BCBST Pays $1.5 Million to HHS to Settle Potential HIPAA Privacy and Security Violations
On March 13, 2012, Blue Cross Blue Shield of Tennessee (BCBST) agreed to a payment of $1.5 million to the Department of Health and Human Services (HHS) and to a corrective action plan as part of a Resolution Agreement with HHS for potential violation of Health Insurance Portability and Accountability Act (HIPAA) Privacy and Security Rule violations. According to a HHS Press Release of the same date, “the enforcement action [by HHS’ Office for Civil Rights (OCR)] is the first resulting from a breach report required by the Health Information Technology for Economic and Clinical Health (HITECH) Act Breach Notification Rule.”
According to the HHS Press Release:
“The investigation followed a notice submitted by BCBST to HHS reporting that 57 unencrypted computer hard drives were stolen from a leased facility in Tennessee. The drives contained the protected health information (PHI) of over 1 million individuals, including member names, social security numbers, diagnosis codes, dates of birth, and health plan identification numbers. OCR’s investigation indicated BCBST failed to implement appropriate administrative safeguards to adequately protect information remaining at the leased facility by not performing the required security evaluation in response to operational changes. In addition, the investigation showed a failure to implement appropriate physical safeguards by not having adequate facility access controls; both of these safeguards are required by the HIPAA Security Rule.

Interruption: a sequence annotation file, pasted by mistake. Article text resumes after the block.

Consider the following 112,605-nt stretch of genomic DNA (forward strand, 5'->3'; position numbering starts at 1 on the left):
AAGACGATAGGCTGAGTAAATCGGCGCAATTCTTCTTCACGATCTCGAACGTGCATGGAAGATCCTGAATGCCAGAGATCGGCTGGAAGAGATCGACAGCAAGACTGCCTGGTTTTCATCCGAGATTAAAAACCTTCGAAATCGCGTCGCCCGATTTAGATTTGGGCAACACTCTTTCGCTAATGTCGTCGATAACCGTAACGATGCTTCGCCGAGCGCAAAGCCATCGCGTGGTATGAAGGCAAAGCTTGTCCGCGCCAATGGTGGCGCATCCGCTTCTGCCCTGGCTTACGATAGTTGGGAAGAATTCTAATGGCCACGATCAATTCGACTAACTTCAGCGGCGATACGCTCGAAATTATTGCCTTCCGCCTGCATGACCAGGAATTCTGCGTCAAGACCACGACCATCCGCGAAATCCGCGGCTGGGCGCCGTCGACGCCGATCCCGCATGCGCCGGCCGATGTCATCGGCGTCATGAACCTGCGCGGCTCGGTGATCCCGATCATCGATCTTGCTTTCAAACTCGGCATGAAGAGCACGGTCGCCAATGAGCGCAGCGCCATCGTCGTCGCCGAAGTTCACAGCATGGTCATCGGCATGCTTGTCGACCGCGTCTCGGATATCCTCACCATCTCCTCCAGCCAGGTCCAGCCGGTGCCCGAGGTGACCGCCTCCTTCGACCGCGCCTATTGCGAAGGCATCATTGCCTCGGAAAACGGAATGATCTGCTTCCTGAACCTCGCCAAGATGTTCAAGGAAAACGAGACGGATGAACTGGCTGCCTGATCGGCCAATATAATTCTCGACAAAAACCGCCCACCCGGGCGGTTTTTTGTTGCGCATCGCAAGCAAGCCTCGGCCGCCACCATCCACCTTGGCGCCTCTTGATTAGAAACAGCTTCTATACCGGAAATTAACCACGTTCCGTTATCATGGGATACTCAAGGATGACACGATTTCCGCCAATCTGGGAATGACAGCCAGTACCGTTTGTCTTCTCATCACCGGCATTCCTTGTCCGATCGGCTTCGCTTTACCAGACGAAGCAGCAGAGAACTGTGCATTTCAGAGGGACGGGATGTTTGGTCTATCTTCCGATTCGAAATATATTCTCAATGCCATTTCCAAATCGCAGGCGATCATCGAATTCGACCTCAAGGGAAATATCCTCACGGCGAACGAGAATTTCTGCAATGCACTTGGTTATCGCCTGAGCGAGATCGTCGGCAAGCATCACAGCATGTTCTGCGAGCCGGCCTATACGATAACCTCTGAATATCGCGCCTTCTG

“‘This settlement sends an important message that OCR expects health plans and health care providers to have in place a carefully designed, delivered, and monitored HIPAA compliance program,’ said OCR Director Leon Rodriguez. ’The HITECH [Act] Breach Notification Rule is an important enforcement tool and OCR will continue to vigorously protect patients’ right to private and secure health information.’”
In Appendix A (Corrective Action Plan) to the Resolution Agreement, pay particular attention to the provisions of Section VI (Corrective Action Obligations):
A. Policies and Procedures
B. Distribution and Updating of Policies and Procedures
C. Minimum Content of the Policies and Procedures and Reportable Events
The content of these provisions provides excellent guidance on procedures underpinning compliance efforts and consequences of non-compliance.
Credit: Ed Jones, Author & Healthcare Authority